An illuminating, timely look at the changing landscape of sexual politics by a write whose earlier newspaper series on the handling of sexual assault complaints in Canada won that nation's top prizes for investigative journalism and inspired a nationwide overhaul of police policy, training and oversight.
For nearly two years, Globe and Mail reporter Robyn Doolittle investigated how Canadian police handle sexual assault cases. Her findings were shocking: across the country, in big cities and small towns, the system was dismissing a high number of allegations as "unfounded." Of the 26,500 reported cases of sexual assault in 2015, only 1,400 resulted in convictions.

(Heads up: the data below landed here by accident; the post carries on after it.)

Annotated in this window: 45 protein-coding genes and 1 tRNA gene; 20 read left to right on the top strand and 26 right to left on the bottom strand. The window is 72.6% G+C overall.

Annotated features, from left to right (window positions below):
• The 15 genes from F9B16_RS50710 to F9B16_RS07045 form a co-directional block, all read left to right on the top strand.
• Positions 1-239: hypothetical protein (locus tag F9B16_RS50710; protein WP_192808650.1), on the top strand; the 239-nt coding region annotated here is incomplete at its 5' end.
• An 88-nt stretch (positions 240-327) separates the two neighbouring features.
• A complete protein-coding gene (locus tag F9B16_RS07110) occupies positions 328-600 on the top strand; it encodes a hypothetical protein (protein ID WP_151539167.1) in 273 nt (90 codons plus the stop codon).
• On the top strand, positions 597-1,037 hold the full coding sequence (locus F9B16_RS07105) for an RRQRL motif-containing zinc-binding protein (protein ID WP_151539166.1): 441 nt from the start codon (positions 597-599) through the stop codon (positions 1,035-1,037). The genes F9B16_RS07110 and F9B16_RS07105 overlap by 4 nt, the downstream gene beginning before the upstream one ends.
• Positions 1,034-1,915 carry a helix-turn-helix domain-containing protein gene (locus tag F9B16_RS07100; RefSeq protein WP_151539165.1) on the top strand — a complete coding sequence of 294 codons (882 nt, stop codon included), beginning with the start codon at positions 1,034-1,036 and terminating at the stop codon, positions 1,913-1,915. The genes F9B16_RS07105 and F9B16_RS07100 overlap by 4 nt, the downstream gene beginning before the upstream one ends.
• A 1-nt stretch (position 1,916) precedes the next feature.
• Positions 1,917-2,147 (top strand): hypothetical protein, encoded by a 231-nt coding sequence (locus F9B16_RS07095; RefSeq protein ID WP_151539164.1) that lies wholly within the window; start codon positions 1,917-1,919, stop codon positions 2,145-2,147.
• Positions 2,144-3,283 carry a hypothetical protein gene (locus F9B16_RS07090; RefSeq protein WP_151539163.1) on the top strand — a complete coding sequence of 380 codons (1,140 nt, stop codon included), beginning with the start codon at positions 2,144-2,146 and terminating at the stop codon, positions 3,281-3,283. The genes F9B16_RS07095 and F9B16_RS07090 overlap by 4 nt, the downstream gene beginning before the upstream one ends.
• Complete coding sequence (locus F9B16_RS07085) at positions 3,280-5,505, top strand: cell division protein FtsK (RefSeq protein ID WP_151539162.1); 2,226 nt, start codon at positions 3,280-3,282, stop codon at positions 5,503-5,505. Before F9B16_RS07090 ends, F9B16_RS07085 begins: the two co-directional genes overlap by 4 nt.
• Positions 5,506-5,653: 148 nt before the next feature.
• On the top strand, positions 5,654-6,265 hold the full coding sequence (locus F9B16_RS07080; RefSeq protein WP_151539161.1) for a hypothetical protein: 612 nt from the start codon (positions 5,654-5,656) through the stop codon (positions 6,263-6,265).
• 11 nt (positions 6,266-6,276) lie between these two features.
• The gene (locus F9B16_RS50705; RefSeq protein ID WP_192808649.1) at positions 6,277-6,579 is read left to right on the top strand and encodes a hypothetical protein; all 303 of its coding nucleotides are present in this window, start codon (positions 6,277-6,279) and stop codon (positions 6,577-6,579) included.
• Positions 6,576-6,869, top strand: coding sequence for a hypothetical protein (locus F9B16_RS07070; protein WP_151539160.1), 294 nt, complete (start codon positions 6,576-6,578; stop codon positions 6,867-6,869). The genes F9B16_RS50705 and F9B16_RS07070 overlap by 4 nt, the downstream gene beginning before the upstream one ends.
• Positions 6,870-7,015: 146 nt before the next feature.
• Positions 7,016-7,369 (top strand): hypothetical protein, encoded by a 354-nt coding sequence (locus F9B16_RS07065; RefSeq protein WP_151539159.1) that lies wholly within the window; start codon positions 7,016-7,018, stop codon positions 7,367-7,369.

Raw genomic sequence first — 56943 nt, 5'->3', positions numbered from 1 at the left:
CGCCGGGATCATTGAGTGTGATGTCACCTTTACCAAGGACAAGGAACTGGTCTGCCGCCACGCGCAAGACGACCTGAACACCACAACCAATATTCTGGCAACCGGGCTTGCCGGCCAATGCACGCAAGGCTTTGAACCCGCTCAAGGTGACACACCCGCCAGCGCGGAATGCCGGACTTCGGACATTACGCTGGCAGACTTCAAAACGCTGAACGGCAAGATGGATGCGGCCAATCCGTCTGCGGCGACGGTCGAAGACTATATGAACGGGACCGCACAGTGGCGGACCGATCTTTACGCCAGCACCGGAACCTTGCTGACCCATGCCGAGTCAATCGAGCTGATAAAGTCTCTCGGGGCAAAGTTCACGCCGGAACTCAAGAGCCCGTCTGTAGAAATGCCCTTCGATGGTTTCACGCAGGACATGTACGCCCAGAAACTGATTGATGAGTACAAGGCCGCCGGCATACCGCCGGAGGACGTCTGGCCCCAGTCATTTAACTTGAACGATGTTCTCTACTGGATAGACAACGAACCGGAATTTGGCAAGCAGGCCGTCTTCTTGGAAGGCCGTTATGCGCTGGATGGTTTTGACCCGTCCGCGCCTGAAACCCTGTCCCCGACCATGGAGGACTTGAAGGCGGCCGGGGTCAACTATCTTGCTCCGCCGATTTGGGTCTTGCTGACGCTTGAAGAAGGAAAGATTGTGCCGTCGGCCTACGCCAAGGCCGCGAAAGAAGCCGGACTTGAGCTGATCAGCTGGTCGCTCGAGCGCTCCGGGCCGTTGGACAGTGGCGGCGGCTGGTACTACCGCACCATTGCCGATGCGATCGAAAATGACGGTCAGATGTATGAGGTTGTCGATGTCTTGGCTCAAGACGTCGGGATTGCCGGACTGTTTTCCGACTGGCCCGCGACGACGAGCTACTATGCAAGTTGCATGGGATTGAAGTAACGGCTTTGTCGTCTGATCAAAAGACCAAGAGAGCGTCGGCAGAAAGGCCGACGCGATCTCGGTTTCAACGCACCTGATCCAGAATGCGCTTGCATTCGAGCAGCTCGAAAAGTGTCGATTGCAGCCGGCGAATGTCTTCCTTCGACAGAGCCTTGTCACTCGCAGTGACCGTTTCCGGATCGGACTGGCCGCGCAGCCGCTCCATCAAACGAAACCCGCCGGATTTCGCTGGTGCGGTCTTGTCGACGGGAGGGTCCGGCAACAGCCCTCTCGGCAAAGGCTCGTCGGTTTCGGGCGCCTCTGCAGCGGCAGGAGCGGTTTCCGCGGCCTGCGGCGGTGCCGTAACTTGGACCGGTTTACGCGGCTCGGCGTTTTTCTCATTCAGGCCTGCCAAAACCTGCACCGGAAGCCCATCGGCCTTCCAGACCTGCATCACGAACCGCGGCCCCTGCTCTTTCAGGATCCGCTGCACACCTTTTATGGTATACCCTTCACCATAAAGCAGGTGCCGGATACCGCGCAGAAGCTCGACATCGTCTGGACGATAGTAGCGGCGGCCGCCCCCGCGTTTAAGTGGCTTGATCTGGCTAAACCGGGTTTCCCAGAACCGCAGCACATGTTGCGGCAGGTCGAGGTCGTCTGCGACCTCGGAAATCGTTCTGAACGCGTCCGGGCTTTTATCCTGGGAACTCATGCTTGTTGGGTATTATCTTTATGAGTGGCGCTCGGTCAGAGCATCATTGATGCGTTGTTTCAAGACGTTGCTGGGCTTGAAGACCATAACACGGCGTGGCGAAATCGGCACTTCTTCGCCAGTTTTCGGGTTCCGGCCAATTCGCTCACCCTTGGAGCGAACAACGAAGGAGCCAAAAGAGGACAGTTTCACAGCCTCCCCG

Had It Coming picks up where the Unfounded series left off. Doolittle brings a personal voice to what has been a turning point for most women: the #MeToo movement and its aftermath. The world is now increasingly aware of the pervasiveness of rape culture in which powerful men got away with sexual assault and harassment for years: from Bill Cosby, Harvey Weinstein, Bill O'Reilly, and Matt Lauer, to Charlie Rose and Jian Ghomeshi. But Doolittle looks beyond specific cases to the big picture. The issue of "consent" figures largely: not only is the public confused about what it means, but an astounding number of legal authorities are too. The brain's reaction to trauma and how it affects memory is also crucial to understanding victim statements. Had It Coming is not a diatribe or manifesto, but a nuanced and informed look at how attitudes around sexual behaviour have changed and still need to change.